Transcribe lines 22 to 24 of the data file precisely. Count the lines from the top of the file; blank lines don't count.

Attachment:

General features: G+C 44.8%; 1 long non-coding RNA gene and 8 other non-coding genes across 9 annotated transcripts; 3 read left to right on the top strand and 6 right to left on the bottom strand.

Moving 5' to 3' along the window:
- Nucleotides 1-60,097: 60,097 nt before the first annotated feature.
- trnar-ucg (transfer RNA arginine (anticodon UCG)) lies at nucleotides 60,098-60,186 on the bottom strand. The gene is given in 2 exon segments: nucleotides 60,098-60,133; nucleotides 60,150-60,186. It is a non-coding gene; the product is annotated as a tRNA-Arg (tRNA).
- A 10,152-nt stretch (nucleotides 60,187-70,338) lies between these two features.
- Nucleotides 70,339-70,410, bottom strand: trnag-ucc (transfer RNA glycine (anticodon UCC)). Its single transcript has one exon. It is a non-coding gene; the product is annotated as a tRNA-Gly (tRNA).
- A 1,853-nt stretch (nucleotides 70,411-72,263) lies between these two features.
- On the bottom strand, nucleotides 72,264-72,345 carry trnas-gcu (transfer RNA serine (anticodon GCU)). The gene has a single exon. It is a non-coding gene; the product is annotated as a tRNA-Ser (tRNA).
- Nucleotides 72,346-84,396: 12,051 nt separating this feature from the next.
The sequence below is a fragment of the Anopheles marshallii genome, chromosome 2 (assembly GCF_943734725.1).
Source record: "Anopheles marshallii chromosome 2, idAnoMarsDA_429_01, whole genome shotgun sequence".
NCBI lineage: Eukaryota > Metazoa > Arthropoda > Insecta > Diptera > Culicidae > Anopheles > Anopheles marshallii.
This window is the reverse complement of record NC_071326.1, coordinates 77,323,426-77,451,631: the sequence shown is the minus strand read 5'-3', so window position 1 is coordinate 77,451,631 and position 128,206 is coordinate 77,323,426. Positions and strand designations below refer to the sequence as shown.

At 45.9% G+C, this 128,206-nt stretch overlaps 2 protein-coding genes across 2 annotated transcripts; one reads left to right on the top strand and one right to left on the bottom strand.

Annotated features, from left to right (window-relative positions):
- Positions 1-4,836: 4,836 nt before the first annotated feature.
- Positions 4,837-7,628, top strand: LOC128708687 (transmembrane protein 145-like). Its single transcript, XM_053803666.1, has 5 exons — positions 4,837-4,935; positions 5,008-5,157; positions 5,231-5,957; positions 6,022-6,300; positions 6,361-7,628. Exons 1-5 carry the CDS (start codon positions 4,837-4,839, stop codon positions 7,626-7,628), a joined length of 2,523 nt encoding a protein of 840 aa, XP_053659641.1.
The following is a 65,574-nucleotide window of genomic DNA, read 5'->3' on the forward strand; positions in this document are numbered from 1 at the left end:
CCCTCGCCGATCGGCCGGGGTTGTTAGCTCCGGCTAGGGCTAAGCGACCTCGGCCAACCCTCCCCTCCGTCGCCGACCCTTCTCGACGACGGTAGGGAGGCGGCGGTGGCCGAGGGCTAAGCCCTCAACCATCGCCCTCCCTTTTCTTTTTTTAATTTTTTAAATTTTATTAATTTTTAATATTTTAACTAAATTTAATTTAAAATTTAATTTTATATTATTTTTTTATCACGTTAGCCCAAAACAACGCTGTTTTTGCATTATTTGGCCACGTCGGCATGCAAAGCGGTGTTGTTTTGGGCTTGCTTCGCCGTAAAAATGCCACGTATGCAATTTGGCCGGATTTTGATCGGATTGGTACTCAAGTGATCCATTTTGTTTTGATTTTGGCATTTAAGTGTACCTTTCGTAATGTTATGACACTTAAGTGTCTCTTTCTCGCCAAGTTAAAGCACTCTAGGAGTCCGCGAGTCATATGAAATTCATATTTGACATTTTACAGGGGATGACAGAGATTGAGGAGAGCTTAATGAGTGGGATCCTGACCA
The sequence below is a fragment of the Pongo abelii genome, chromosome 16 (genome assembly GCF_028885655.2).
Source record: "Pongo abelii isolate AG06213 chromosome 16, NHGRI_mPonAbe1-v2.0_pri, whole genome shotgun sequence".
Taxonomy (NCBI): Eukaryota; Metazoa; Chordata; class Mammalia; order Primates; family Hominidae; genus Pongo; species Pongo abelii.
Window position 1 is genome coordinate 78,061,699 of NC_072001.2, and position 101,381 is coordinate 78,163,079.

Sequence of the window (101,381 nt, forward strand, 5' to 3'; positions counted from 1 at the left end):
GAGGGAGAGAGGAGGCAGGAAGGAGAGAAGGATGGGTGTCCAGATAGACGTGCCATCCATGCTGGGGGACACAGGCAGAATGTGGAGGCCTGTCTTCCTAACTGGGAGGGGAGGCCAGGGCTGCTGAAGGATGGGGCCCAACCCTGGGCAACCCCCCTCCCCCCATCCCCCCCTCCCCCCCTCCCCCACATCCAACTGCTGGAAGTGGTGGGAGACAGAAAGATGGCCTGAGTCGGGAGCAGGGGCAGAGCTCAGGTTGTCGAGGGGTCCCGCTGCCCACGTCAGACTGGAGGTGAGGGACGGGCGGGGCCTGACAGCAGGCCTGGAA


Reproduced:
Taxonomy (NCBI): Eukaryota; Metazoa; Chordata; class Mammalia; order Primates; family Hominidae; genus Pongo; species Pongo abelii.
Window position 1 is genome coordinate 78,061,699 of NC_072001.2, and position 101,381 is coordinate 78,163,079.

Sequence of the window (101,381 nt, forward strand, 5' to 3'; positions counted from 1 at the left end):